It has pedagogical value, is good for the soul and matches people with an unused resource
Foraging for fruit just got easier, with a map bringing together foraging data around the world. Thought to be the first effort on such a large scale, Falling Fruit is a massive, collaborative urban harvesting map that aims to reduce waste while reconnecting people to their environments.
Around 500 species are currently shown on the map, across locations as diverse as Australia, India, Mauritius, Israel and the Netherlands. It's just launched in the UK, collating more than 30 isolated maps from across Britain.
Falling Fruit is the creation of two Americans, photographer and environmental studies researcher Ethan Welty and University of Colorado computer science adjunct professor Caleb Phillips, who met at Boulder Food Rescue, a not-for-profit that redistributes food thrown away by retailers to organisations that feed the hungry. The pair bonded over an interest in sharing the urban harvest with as many people as possible.
The map is open source, and new locations for fruit trees can be uploaded by anyone. The site also offers the option to set up a personal account, for those who want to access additional features. These include “foraging range” emails, which update users on what's been added in their area, and a “routes” feature, which allows people to string together their favourite foraging locations into a walking or biking tour and share the itinerary with friends.
Ethan and Caleb report that they've been overwhelmed by the positive response to the map. The project has generally been well received by foragers and new locations are being added every day. They believe it could be the first step towards something much bigger.
Ethan says he sees the map as part of a larger movement towards the rethinking of urban spaces, driven by the way many of us have been distanced from our food and the renewed interest in self-sustenance.
“The first goal is to be the global authority on the urban harvest in foraging locations around the world,” he explains. “But a more lofty goal is to make a platform that's so impressive in its scale that it'll reach people who haven't had this idea before themselves. So we want to reach non-converts and get them thinking about and indulging in foraging in their neighbourhoods.”
At some point, they would like to expand to give organisations or groups caretaker roles over different areas, and to allow produce donations to be received. “If you look at the data, if gives you the sense that the activity is localised. There are hot spots of activity,” says Ethan. “It's composed of clusters of users. What we want to do is facilitate the creation of, or support existing, communities, people and fruit picking organisations that are doing the work locally. So we're thinking about how to connect people to people, or people to organisations.”
And, he adds, “the ultimate goal is to start to reimagine what our cities can be in the future and deliberately make them more edible - by growing the community and starting conversations with city officials and people who are active in urban foraging and agriculture communities.”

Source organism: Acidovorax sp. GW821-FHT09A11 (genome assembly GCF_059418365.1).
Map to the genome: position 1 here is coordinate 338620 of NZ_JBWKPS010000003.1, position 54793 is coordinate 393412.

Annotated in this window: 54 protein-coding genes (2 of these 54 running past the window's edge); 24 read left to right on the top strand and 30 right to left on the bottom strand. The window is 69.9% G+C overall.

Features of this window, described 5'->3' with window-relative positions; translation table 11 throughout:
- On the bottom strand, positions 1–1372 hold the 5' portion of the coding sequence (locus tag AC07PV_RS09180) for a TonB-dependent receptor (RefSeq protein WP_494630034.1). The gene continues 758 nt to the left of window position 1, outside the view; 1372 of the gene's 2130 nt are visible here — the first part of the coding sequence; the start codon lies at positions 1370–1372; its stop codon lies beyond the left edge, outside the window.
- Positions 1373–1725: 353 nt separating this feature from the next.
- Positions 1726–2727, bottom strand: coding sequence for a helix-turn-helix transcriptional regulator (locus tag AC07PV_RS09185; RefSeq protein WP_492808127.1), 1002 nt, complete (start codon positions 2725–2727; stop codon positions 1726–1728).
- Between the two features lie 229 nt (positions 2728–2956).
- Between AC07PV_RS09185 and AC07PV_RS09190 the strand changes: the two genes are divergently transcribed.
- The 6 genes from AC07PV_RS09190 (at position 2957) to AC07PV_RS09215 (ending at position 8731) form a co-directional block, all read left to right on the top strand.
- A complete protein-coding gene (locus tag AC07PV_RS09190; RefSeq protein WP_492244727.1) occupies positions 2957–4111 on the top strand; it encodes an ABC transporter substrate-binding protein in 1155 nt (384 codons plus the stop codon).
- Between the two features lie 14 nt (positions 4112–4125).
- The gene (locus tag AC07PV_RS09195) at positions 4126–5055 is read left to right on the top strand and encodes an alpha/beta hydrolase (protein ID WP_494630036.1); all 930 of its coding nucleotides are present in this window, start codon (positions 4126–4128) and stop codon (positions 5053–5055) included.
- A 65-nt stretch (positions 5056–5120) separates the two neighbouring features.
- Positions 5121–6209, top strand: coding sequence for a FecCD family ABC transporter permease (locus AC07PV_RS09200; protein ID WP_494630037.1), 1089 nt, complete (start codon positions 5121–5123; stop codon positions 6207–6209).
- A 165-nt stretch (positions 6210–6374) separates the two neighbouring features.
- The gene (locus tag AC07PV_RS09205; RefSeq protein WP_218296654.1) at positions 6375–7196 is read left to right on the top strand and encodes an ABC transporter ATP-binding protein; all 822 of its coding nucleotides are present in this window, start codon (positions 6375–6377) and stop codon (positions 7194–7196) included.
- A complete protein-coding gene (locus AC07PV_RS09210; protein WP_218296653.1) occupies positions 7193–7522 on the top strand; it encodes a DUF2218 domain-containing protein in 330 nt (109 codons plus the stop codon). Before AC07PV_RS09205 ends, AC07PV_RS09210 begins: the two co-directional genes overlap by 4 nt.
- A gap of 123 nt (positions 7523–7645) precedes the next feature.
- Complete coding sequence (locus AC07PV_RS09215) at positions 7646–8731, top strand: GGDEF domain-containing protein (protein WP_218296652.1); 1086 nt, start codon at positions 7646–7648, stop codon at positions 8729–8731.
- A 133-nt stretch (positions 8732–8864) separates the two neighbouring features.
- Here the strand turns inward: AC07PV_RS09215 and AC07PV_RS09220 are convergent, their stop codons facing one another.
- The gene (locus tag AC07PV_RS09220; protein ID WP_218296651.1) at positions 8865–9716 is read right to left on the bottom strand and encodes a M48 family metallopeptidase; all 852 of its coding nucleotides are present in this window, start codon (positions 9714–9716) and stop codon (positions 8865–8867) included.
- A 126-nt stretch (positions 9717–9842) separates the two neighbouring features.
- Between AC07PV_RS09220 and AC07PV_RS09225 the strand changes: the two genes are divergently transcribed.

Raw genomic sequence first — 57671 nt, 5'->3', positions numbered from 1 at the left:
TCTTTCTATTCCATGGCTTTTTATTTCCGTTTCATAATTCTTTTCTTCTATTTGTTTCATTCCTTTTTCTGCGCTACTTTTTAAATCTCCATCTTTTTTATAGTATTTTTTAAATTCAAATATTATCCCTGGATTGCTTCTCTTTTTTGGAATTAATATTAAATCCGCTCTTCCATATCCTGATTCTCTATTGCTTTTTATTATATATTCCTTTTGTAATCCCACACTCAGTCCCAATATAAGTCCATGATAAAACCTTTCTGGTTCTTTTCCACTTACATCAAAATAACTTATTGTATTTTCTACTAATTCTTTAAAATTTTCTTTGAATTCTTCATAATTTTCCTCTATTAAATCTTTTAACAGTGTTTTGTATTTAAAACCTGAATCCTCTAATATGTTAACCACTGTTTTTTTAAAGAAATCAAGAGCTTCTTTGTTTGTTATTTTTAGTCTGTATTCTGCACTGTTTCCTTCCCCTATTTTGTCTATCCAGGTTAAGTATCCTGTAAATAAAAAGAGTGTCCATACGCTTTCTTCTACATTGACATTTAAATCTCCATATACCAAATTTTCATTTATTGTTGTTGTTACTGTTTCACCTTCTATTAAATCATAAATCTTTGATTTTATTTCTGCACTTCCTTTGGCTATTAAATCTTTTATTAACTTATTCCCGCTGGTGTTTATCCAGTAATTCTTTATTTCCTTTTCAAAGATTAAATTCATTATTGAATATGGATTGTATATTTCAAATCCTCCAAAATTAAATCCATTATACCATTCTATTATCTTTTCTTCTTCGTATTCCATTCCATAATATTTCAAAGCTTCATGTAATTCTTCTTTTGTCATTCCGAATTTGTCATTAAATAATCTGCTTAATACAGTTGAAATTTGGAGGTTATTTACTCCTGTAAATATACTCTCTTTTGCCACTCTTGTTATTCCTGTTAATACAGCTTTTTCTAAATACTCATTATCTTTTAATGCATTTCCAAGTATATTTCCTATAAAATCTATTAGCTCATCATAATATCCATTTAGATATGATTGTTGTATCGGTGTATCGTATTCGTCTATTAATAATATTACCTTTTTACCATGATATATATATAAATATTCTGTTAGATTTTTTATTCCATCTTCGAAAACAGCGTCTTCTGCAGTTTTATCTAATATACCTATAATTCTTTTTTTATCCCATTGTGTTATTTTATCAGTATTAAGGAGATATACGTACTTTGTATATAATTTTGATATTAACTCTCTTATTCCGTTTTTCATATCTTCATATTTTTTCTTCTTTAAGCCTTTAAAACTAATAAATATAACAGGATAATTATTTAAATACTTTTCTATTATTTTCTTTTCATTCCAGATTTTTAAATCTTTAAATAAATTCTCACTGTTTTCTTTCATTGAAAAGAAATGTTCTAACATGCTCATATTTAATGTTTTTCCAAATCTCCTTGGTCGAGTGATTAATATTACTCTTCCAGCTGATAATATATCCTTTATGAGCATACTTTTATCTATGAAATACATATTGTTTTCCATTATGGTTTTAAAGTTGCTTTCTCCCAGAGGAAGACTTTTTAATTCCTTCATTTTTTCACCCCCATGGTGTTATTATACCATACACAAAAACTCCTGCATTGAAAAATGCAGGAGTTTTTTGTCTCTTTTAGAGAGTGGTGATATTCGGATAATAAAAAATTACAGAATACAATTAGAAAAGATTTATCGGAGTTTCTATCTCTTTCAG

But could foraging really ever become mainstream enough to make this type of reinvention work? Ethan is positive about its potential for growth. As an example, he points out that people in Israel don't think of foraging as something unusual – there, everyone does it. “I had a really interesting talk with an Israeli reporter recently, and he told me the country has planted thousands and thousands of olive trees, and there are lots of public orchards,” he explains. “There's this awareness of this resource and they have grown it deliberately.”
He also cites localised examples where whole communities have embraced the edible – in particular, Incredible Edible Todmorden and Incredible Edible Wilmslow in the UK, where fruit and vegetables have been planted throughout the town and are available to everyone.
“I'm not saying we could meet all our needs through urban harvesting; it wouldn't be the most efficient way of doing it,” he adds. “But by popularising the concept that food grows in cities – because there are lot of peope who don't really think about it – and showing it's there for the taking, it leads us to think whether we can plant more. It has pedagogical value, is good for the soul and matches people with an unused resource. Now we have this demand, maybe we can make it into something bigger.”
Even in it's current incarnation, however, Falling Fruit is contributing to efforts to build a more sustainable world. By connecting people to an underused resource, it is helping to reduce waste, and acting as a central resource for foragers to share knowledge and find potential food sources quickly and easily.
As to the big picture stuff, the conversation with officials has already begun - in a way. Falling Fruit is put together using data held by local institutions.“It turns out that a lot of universities and muncipalities - and I think councils in your part of the world - have this data for management purposes,” says Ethan.
He prompts any foragers interested in adding to the map to try getting this data – because, of course, for the project to reach its full potential it needs contributions from as many people as possible. “I would encourage people to write to their city to help build the map,” says Ethan. “In the UK, it will probably be town councils that have the data. It's just about asking the right city official.”
Watch the Boulder Food Resuce video here
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